Hindusthan Samachar, established in 1948 under the aegis of the Rashtriya Swayamsevak Sangh (RSS), which could never quite make a name like a year younger PTI or a much younger ANI (founded 1971), is about to see yet another change in its management. The news agency is witnessing a major reversal amid the ongoing tussle between the RSS and the management headed by BJP MP, billionaire and former journalist Ravindra Kishore Sinha. The management is also taking decisions on its own by keeping the rule of law on hold, according to insiders.
The tenure of Rajya Sabha MP RK Sinha, who became the guardian of the agency about five years ago, is going to end soon and Prime Minister Modi is not in the mood to give him another term. In such a situation, he may turn reluctant to incur further expenses of the agency.
It may be recalled in this context that the family and henchmen of Sinha were involved in a public brawl with workers of the BJP and followers of union minister Ravi Shankar Prasad outside the Patna airport when the latter was preferred to the former for the Lok Sabha election ticket from the city.
Sinha is also the founder and owner of Security and Intelligence Services (India) (SIS), a large private security firm in India and Australia, based in New Delhi.
There is a possibility that the RSS may make an arrangement under which it gets hold of some other tycoon to foot the bills of the news agency, but under the condition that many of the staffers will be replaced. It may be noted in this regard that the Indira Gandhi regime had come down heavily on the editorial leadership of Hindusthan Samachar during Emergency. Its office used to be at Mandi House of New Delhi where Doordarshan is located today. After the editor of the time refused to bow to the then prime minister’s demand to not carry the news of the Allahabad High Court verdict against her, the then Congress (I) government began harassing the management, which did not end even after razing the office building to the ground. Ever since, even though the agency did not perish, it could not stand in the competition with the state-favoured PTI either.
In 2016, the RSS had asked Sinha, who has been a swayamsevak for decades, to take over the charge of Hindusthan Samachar.
Sinha accused of arbitrary conduct by employees
Recently, the management decided to reduce the number of employees and ask employees with higher wages to quit. The national desk will be dismantled at the headquarters in Noida and the bureau will turn independent.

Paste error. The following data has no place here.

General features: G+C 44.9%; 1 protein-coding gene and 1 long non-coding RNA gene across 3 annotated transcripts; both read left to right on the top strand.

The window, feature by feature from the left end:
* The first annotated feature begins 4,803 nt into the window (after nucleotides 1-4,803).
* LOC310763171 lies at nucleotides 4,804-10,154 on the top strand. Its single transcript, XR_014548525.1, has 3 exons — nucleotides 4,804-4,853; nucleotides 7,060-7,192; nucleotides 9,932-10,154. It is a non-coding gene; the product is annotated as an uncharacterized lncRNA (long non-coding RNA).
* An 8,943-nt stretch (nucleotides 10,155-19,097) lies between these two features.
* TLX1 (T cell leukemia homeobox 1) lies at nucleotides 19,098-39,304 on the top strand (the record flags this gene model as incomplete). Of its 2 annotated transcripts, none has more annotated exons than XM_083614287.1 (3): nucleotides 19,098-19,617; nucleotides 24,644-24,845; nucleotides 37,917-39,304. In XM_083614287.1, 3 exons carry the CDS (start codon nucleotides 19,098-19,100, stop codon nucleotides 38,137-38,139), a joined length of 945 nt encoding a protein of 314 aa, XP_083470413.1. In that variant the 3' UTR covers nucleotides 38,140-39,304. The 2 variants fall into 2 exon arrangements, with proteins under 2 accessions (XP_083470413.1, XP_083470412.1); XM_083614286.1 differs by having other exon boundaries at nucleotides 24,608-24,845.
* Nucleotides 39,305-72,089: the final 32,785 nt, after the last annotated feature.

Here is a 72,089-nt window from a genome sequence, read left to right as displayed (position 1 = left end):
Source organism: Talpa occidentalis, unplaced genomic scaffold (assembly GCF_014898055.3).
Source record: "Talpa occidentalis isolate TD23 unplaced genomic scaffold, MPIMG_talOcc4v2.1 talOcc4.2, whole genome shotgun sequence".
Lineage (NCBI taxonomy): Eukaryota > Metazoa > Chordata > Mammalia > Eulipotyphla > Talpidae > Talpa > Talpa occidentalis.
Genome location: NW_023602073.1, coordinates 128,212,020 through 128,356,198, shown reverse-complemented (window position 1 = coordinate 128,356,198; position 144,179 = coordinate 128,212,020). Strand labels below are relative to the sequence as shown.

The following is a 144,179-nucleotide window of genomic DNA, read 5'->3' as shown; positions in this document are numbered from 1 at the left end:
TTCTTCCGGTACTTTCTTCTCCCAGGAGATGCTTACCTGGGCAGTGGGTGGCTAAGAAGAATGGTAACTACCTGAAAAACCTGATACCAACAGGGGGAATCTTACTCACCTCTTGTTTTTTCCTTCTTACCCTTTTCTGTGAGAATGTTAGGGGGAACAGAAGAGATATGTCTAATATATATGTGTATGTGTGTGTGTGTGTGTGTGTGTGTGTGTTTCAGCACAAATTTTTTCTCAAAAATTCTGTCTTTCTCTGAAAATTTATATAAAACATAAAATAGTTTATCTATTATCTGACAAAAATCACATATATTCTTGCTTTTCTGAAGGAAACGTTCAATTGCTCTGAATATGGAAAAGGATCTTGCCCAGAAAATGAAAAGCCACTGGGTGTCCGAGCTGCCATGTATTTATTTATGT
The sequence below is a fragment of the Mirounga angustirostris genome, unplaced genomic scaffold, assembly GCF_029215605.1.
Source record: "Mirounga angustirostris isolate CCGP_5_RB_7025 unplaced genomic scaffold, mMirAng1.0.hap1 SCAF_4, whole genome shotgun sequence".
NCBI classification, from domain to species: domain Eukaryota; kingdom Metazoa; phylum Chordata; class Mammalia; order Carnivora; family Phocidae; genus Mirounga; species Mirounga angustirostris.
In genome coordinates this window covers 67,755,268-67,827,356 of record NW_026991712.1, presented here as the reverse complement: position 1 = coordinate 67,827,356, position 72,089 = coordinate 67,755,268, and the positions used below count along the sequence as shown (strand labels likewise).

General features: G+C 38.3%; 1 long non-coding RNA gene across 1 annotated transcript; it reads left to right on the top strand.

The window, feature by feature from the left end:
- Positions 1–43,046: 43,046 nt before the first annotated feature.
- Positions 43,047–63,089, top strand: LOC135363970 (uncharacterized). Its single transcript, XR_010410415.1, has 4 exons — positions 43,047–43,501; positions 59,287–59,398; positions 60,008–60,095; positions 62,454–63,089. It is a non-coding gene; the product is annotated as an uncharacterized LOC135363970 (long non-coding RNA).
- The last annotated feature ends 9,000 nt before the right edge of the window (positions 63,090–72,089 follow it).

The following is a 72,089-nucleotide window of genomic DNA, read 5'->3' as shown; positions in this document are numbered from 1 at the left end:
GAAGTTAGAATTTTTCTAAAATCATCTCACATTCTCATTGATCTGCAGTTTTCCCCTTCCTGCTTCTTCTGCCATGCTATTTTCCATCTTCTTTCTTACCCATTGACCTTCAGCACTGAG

Under the scheme, two senior editors Subhash Nigam and Vijay Shankar have recently been forced to retire, as they were over 60 years of age while associate editor Krishna Kumar was forcibly granted voluntary leave for refusing to move to a branch office.
Dadhibal Yadav and Radha Raman were ordered to go to Dehradun and Raipur, but both of them claimed that they were there under a special arrangement of the management. They refused to accept the management order and indeed their claim turned out to have some merit when Sinha could not take disciplinary action against them.
Last Wednesday, nevertheless, executive editor Jitendra Tiwari misbehaved with Raman, say some of the employees, but they add that even Tiwari was wary of getting rough with Yadav.
An employee whom the management recently gave a short-shrift alleged that Yadav and Tiwari were favourites of group editor Rambahadur Rai. The source added, “Yadav and Tiwwari do every wrong thing on the instigation of Rai.” This is the reason why RK Sinha, the source said, “is too scared to touch act on them”.
Other employees of Hindusthan Samachar say workers are not getting any transfer allowance or even reimbursement of expenses. They say some of them have been transferred to places where no office exists!
The company’s retirement policy has mutually contradictory clauses, allege employees. On the one hand, they are forcing some employees above 60 years of age to retire; on the other, the group editor is sitting pretty at the ripe age of 76 years. Rai used to run small-time magazines that did not do well commercially before, the employees say, “he accepted Sinha’s offer of a kind of post-retirement rehabilitation plan”.
More glaring, the sources say, is the fact that the management has recently appointed 77-year-old Ambika Nandan Sahai as an editor in Lucknow, albeit under the condition of meeting a stiff target. They say Sinha “rehabilitated” several of his former colleagues and acquaintances of the 1970s and 1980s with important posts in Hindusthan Samachar or plum freelance assignments.
While some staff are angry with this arbitrary behaviour of the management, some are so scared that they do not mind continue to work quietly, lest they should be targeted next and forced to quit.